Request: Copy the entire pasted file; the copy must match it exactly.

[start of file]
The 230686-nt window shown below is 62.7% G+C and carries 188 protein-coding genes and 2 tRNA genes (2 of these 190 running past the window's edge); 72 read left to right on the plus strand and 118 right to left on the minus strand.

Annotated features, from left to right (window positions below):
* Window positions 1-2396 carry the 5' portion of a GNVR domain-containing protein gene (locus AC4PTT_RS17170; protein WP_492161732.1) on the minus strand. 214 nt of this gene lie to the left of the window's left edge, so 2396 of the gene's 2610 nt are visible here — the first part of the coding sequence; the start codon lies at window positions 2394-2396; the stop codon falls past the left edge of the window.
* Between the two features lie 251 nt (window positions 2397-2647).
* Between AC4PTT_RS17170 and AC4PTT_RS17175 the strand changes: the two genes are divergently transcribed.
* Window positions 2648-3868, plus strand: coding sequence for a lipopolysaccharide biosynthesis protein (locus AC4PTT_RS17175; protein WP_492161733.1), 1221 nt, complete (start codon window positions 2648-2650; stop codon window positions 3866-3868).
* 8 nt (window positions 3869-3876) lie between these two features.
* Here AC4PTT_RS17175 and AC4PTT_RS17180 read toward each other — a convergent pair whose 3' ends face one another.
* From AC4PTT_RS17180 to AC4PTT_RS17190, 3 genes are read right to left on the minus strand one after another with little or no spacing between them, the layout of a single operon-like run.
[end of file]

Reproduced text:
The 230686-nt window shown below is 62.7% G+C and carries 188 protein-coding genes and 2 tRNA genes (2 of these 190 running past the window's edge); 72 read left to right on the plus strand and 118 right to left on the minus strand.

Annotated features, from left to right (window positions below):
* Window positions 1-2396 carry the 5' portion of a GNVR domain-containing protein gene (locus AC4PTT_RS17170; protein WP_492161732.1) on the minus strand. 214 nt of this gene lie to the left of the window's left edge, so 2396 of the gene's 2610 nt are visible here — the first part of the coding sequence; the start codon lies at window positions 2394-2396; the stop codon falls past the left edge of the window.
* Between the two features lie 251 nt (window positions 2397-2647).
* Between AC4PTT_RS17170 and AC4PTT_RS17175 the strand changes: the two genes are divergently transcribed.
* Window positions 2648-3868, plus strand: coding sequence for a lipopolysaccharide biosynthesis protein (locus AC4PTT_RS17175; protein WP_492161733.1), 1221 nt, complete (start codon window positions 2648-2650; stop codon window positions 3866-3868).
* 8 nt (window positions 3869-3876) lie between these two features.
* Here AC4PTT_RS17175 and AC4PTT_RS17180 read toward each other — a convergent pair whose 3' ends face one another.
* From AC4PTT_RS17180 to AC4PTT_RS17190, 3 genes are read right to left on the minus strand one after another with little or no spacing between them, the layout of a single operon-like run.